The average age at vision screening was 52±4 months (range 37–70 months). More than 14% of children were referred from vision screening (n=698) and the majority of these (80%) were seen at the hospital eye department, CMDHB. For the children not evaluated at the ophthalmology department (n=140) the most common reasons were: unable to contact parents/caregivers (26%), failure to attend scheduled appointments (22%), seen by another eye care provider (9%), moved outside the area (9%) or ineligible for subsidised healthcare (8%). No information on non-attendance was available for 35 children.
Estimates of PPV, NPV, sensitivity and specificity
PPV of the B4 School Check vision screening was low (31%, 95% CIs 26% to 38%) while estimates of NPV were high (92%, 95% CI 88% to 95%). OR analysis found that increasing the referral cut-off to UVA worse than 6/12 would improve the PPV significantly (53%, 95% CI 42% to 64%) but would not lower the NPV markedly (86%, 95% CI 82% to 89%). Sensitivity for the screening was good (0.89, 95% CI 0.84 to 0.93), however, specificity was low (0.47, 95% CI 0.41 to 0.53). A large number of children (n=112) had reduced UVA at the initial eye examination, but UVA measurement normalised over time without intervention. These children were classified as false positive referrals, as no treatment was provided and UVA improved with time.
Comparison of UVA between vision screening and hospital eye assessment
There was poor agreement between UVA measured at vision screening using the Parr Chart and UVA measured at the hospital eye department using the Crowded Keeler (n=495) or Crowded Kay Picture tests (n=56). Figure 2 shows the level of agreement between UVA measurements made using the Parr Chart and the Crowded Keeler logMAR test (mean difference in UVA=−0.08±0.16 logMAR; t=−10.97, p<0.0001). Wide 95% limits of agreement (−0.39 to+0.23 logMAR) suggested the two measures did not produce equivalent results in the same cohort of children. As only a small proportion of children had UVA measured with the Crowded Kay Pictures test they were not included in the Bland-Altman analysis.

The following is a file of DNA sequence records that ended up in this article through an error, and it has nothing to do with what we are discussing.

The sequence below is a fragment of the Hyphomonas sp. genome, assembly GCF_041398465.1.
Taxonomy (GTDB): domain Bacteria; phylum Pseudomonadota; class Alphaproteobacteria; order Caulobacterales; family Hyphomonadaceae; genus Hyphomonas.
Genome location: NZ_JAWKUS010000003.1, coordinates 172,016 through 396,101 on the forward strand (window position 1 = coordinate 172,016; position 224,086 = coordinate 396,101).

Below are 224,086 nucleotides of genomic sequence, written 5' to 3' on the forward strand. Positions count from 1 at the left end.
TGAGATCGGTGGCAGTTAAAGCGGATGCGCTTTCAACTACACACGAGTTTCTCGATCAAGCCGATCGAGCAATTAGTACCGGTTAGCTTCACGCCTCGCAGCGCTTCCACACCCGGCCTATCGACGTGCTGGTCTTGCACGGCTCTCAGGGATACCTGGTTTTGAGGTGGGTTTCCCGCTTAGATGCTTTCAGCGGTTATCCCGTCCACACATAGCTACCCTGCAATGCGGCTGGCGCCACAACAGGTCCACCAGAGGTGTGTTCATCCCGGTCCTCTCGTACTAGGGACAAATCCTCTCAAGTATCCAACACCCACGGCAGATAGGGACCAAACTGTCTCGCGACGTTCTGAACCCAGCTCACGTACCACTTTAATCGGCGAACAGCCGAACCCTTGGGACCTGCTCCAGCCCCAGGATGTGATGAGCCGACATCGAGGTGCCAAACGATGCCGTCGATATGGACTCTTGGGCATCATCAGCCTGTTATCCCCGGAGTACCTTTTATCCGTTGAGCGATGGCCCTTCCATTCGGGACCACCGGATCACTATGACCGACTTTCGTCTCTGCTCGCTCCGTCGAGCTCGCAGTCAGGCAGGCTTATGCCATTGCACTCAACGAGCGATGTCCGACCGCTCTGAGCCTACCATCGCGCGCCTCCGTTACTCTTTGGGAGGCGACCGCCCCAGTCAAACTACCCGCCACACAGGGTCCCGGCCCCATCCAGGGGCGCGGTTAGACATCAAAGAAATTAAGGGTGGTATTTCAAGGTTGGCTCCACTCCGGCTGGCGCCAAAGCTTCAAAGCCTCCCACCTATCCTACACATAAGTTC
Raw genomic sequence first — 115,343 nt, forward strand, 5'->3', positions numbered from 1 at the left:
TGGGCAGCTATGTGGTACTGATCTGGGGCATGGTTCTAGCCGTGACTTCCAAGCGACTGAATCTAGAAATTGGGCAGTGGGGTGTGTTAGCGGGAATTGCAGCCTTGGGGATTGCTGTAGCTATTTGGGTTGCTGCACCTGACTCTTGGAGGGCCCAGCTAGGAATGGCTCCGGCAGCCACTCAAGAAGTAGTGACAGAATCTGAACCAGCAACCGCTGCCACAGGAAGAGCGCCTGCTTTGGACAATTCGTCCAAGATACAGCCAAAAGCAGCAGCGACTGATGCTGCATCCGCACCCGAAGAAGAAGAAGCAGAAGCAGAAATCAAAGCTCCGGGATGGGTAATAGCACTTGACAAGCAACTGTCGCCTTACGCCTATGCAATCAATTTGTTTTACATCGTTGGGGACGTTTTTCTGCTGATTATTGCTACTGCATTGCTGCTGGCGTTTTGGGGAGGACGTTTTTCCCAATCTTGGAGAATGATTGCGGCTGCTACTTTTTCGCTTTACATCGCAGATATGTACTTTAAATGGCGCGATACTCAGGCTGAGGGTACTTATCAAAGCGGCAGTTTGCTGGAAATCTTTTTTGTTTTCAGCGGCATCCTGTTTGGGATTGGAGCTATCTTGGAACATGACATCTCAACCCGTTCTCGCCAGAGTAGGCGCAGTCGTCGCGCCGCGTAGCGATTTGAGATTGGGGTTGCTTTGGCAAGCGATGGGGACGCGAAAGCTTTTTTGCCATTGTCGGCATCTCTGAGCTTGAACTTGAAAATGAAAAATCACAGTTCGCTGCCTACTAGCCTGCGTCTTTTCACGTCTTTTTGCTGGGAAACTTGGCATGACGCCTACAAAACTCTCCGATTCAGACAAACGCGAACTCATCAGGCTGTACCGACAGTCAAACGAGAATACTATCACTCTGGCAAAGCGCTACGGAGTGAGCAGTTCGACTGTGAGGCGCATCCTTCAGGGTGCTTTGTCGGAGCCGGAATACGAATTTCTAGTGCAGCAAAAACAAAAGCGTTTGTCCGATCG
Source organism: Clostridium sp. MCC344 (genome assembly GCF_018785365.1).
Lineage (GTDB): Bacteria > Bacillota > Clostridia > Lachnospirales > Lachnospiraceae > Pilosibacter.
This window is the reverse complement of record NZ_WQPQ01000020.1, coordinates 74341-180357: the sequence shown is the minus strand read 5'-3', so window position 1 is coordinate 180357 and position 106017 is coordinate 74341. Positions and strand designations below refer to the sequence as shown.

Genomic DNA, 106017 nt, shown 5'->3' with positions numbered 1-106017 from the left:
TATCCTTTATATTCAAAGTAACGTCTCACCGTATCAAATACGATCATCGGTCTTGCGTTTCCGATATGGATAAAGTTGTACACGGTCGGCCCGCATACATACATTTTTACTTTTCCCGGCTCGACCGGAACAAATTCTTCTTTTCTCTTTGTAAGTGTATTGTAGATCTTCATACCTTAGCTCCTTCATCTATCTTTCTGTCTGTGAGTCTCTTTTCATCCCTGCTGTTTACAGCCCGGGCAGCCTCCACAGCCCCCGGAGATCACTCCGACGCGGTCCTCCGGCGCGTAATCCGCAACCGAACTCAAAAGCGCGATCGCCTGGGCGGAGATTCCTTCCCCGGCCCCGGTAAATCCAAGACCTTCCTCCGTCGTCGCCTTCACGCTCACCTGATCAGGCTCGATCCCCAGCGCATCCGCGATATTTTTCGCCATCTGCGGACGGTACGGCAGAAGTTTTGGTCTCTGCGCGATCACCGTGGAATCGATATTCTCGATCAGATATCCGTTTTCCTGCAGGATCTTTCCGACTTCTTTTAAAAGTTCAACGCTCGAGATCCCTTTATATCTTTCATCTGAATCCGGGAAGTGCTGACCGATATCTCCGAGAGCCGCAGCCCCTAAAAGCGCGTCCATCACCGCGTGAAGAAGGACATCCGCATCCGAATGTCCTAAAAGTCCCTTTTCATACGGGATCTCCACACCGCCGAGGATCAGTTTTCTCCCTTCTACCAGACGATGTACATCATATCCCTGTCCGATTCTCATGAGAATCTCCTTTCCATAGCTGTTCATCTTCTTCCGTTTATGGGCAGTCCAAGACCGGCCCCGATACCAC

Prevalence of vision disorders in the cohort
The most common ocular diagnosis was significant refractive error (n=184, table 1), while strabismus (n=23), amblyopia (n=36) and ocular pathology (n=6) were less prevalent in this cohort of children.
Reduced UVA was present at the hospital eye assessment in all children with myopia; however, 12 children with other refractive errors had UVA better than 6/9 (0.18 logMAR). Figure 3 demonstrates that that the different ocular diagnoses, including unexplained reduced UVA, had overlapping acuity levels. Therefore, UVA alone could not be used to differentiate between different visual disorders. Even when acuity was measured with standardised charts by experienced eye care providers, there was no reliable difference in UVA in children with refractive error and those with unexplained reduced UVA which normalised over time.
Overall, 230 children required ophthalmic treatment (spectacle prescription, patching or strabismus surgery) which improved acuity from 0.34±0.20 logMAR at initial assessment to 0.12±0.11 logMAR at discharge. When a success criterion of BCVA in the better eye of 6/12 (0.30 logMAR which is equal to the NZ driving standard) was applied, treatment was unsuccessful in only two children due to pathology. A further 10 children had BCVA of worse than 6/12 in the poorer eye, primarily due to poor compliance with amblyopia treatment (n=9).